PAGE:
Brainstorming!

“This study revealed that the network of close friends and family claimed by the average white American is made up of 91 percent white people. When I feel like I am often the only black person in my daily social situations, it is because I am often the only black person whom the white people I am surrounded by actually know. According to the study, only 1 percent of the typical white American’s social network is black.” (Unwelcome in my Country Unwelcome in my Church).

Camille Dungy’s article regarding her experience in a presbyterian church was an interesting take on the dangers of “exlusive rhetoric.” But the passage in the article which stuck out to me was regarding statistical information on the social circles of whites. The above passage indicates that although segregation of blacks and whites is no longer legal, it is quite clear that there remains segregation in other forms many of which are much more pernicious and difficult to remove because though they exist as the result of legal institutions segregating blacks and whites they are not reducible to those racist legal institutions rather they have been shaped by them. Transcending these structures will prove incredibly difficult as any attempts to compel social mixing might be viewed as government overreach. This article left me wondering what is the best way to approach our diversity problem?

 

“Privilege means that some people are treated better based on their race, gender, class, sexual orientation or physical ability” (Why does priveledge make people so Angry)

 

“And the discomfort or anger you may feel when talking about you’re own privilege. . . pales in comparison the the oppression those on the other side of the coin deal with every day”  (Why does priveledge make people so Angry)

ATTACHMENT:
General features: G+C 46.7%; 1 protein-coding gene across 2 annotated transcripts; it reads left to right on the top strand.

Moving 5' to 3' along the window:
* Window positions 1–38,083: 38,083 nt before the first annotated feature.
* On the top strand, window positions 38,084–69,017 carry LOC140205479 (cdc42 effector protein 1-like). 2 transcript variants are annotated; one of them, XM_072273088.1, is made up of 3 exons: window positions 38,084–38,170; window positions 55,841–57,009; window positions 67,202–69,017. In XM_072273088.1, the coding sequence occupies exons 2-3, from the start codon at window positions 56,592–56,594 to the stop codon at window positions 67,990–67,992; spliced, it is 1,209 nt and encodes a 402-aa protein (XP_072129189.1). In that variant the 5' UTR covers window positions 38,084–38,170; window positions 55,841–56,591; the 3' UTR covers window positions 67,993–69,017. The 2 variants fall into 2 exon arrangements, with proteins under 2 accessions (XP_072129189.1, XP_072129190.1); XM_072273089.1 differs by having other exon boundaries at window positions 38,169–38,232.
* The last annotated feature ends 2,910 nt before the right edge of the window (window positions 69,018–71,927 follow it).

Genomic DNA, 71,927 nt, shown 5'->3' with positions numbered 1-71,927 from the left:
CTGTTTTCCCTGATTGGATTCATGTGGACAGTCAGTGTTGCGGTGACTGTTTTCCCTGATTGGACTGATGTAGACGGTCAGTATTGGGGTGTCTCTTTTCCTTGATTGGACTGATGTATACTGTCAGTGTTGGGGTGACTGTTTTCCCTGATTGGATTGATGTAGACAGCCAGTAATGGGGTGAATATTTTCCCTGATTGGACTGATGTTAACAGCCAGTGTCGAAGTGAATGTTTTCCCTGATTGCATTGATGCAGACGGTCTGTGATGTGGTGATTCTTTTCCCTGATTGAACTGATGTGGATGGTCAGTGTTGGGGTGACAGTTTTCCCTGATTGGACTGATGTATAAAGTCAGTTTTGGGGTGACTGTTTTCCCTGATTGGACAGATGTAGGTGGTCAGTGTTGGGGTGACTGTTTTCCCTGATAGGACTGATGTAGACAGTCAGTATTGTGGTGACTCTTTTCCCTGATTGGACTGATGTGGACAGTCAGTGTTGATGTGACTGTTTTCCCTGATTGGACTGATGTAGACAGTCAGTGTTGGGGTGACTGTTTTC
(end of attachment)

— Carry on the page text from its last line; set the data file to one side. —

What a fantastic way to describe the concept of privilege and the reasons why it is challenging for people to engage with it/realize they have it. Franchesca Ramsey’s video is enlightening, funny, clear, and gives anyone who is sympathetic to her conception of privilege some really good tools for engaging in a conversation with those who do not fully understand the concept. If I think it would be a really great class project to try having half of the class show this video to their interview subjects before their interviews in order to compare how people respond to the concept of privilege before or after they have been educated on it.

One Comment

  1. Oh Alex, I like your idea of showing an interviewee this video and then having a follow-up conversation!

    Have you decided who you might want to interview and for what type of audience?

    It would certainly be an appropriate idea if you’ll be selecting someone who isn’t able to recognize some of the concepts of privilege.

    This question of yours stopped me in my tracks: “This article left me wondering what is the best way to approach our diversity problem?”

    I wish I had an answer. I wish I knew. What strategies have you tried? What works? What’s unsuccessful?

    You might ask your interviewee that question, especially if you preamble the question with the statistic that Camille Dungy brings up. Hmmmmmm.

    Like

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